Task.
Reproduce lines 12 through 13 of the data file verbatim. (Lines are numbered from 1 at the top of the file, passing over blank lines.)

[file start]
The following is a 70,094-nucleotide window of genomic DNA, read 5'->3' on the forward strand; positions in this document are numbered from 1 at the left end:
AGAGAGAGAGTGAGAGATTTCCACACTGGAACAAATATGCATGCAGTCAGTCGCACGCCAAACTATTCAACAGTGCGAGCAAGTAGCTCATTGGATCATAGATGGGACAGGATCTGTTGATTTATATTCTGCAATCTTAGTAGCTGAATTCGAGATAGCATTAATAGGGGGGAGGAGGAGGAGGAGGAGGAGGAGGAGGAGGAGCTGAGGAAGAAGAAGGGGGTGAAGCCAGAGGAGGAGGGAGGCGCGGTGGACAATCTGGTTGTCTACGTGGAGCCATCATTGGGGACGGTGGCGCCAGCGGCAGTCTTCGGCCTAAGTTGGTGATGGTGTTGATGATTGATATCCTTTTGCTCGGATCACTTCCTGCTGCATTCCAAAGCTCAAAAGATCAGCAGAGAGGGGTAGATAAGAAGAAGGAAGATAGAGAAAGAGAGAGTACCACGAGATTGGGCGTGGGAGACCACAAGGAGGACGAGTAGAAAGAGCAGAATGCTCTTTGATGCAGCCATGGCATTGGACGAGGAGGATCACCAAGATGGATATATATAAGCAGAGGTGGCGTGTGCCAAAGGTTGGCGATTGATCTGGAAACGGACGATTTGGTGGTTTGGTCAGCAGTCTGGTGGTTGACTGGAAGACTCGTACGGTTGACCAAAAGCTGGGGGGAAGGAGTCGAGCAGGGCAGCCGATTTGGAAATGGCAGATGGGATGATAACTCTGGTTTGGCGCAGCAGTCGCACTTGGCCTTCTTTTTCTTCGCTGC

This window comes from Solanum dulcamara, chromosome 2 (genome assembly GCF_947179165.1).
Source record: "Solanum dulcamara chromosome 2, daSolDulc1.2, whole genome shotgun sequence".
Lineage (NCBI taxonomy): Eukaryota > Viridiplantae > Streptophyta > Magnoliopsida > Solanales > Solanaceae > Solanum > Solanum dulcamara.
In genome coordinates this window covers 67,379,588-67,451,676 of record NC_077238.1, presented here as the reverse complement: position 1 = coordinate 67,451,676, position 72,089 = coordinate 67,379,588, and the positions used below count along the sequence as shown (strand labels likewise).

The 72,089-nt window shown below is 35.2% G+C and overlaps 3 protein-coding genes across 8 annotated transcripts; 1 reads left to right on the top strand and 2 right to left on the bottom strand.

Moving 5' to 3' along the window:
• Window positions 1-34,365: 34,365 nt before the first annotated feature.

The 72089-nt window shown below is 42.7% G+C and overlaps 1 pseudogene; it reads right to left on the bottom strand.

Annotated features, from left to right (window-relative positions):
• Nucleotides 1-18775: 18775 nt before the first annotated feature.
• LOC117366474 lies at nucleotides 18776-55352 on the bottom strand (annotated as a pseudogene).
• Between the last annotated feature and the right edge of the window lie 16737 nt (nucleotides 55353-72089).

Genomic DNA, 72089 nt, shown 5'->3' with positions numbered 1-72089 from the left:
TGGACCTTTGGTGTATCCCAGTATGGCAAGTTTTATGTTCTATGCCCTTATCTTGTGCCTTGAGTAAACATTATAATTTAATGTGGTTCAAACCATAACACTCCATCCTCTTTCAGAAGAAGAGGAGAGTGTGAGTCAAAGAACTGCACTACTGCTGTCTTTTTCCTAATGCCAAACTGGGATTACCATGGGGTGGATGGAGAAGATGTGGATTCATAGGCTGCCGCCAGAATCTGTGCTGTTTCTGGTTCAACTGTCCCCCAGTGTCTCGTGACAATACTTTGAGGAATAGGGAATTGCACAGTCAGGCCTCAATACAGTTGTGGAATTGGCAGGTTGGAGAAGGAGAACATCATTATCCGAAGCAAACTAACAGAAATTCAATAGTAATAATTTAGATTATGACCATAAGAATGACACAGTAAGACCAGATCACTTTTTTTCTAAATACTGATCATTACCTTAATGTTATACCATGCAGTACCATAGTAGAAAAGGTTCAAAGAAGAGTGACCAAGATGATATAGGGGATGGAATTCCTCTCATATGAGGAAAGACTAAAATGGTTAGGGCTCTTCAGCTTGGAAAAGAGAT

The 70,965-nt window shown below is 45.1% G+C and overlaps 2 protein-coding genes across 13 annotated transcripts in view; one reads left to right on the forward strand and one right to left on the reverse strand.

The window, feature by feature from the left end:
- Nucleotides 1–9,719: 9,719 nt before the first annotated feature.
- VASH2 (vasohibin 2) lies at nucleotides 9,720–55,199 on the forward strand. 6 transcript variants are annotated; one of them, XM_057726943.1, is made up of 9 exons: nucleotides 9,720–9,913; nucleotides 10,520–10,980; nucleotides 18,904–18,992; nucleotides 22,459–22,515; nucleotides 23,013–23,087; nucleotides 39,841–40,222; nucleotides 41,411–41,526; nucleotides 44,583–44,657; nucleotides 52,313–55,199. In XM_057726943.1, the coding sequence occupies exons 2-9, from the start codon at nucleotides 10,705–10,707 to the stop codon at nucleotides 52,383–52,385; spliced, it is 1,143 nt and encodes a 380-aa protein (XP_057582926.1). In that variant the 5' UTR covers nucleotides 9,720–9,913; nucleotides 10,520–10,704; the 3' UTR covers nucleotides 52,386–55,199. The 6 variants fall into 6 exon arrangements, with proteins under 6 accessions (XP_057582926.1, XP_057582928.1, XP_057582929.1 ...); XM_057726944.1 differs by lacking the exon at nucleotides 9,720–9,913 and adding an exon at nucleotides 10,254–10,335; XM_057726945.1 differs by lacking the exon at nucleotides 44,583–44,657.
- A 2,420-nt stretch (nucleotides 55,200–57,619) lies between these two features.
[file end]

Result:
• Nucleotides 1-18775: 18775 nt before the first annotated feature.
• LOC117366474 lies at nucleotides 18776-55352 on the bottom strand (annotated as a pseudogene).